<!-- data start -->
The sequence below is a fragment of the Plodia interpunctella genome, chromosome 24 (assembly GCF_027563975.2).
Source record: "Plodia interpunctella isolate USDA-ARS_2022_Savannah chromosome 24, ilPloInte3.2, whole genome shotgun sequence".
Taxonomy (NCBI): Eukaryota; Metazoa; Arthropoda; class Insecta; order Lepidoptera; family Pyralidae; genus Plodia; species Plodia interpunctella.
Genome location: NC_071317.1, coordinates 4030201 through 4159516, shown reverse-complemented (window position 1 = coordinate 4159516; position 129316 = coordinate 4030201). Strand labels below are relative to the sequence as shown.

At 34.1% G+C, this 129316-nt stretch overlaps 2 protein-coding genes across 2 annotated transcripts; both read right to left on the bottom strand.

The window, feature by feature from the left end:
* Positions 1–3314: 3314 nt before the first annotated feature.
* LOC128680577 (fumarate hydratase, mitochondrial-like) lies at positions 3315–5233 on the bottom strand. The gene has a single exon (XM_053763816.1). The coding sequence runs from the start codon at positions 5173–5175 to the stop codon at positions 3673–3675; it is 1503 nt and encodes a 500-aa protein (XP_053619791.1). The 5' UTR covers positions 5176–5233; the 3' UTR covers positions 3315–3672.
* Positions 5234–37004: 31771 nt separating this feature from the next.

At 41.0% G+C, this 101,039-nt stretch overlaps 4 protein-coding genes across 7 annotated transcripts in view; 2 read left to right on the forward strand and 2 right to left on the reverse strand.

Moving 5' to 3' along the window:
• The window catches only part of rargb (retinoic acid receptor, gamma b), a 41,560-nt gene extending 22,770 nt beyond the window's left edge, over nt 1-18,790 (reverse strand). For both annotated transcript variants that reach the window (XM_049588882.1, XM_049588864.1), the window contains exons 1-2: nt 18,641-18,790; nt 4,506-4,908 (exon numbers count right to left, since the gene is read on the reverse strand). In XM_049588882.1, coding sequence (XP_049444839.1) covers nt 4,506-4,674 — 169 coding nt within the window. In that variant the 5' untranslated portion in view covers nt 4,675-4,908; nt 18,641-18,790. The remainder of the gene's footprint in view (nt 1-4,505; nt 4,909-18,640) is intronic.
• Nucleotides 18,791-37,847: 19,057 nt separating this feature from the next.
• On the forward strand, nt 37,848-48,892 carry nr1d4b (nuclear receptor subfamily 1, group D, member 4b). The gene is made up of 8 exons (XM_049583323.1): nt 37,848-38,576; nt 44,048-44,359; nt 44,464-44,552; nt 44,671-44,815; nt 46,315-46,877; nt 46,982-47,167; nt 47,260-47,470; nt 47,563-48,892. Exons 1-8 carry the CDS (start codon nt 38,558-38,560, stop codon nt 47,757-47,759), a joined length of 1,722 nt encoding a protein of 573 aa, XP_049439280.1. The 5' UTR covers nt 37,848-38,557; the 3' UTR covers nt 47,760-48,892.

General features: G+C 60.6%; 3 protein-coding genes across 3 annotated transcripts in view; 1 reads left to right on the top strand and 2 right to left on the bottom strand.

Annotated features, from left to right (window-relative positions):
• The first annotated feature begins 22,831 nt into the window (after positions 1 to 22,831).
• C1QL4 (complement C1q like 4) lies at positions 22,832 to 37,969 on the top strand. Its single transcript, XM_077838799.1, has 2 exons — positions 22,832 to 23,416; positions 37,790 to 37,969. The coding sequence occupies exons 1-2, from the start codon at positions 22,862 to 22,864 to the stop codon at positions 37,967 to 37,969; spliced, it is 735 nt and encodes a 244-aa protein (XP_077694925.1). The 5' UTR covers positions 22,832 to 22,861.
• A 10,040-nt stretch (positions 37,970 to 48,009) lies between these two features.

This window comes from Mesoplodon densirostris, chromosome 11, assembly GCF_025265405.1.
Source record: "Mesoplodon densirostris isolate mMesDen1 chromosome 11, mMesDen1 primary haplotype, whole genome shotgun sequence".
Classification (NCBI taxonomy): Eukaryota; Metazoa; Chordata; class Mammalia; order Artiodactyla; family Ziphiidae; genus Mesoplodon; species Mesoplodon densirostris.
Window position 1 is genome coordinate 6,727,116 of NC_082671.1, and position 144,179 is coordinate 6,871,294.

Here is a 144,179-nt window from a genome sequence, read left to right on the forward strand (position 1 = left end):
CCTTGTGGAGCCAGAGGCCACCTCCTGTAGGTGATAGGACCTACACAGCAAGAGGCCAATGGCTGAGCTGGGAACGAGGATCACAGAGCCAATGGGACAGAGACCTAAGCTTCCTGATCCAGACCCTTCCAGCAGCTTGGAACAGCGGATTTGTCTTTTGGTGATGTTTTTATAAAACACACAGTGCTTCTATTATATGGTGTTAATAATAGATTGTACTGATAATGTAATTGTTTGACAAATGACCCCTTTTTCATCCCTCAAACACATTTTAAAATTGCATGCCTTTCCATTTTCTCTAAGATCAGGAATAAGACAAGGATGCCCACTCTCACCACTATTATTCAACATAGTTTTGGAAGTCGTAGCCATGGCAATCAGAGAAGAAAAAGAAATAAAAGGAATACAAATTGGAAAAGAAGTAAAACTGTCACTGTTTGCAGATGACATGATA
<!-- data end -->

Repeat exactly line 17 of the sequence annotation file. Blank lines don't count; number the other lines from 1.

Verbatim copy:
• The first annotated feature begins 22,831 nt into the window (after positions 1 to 22,831).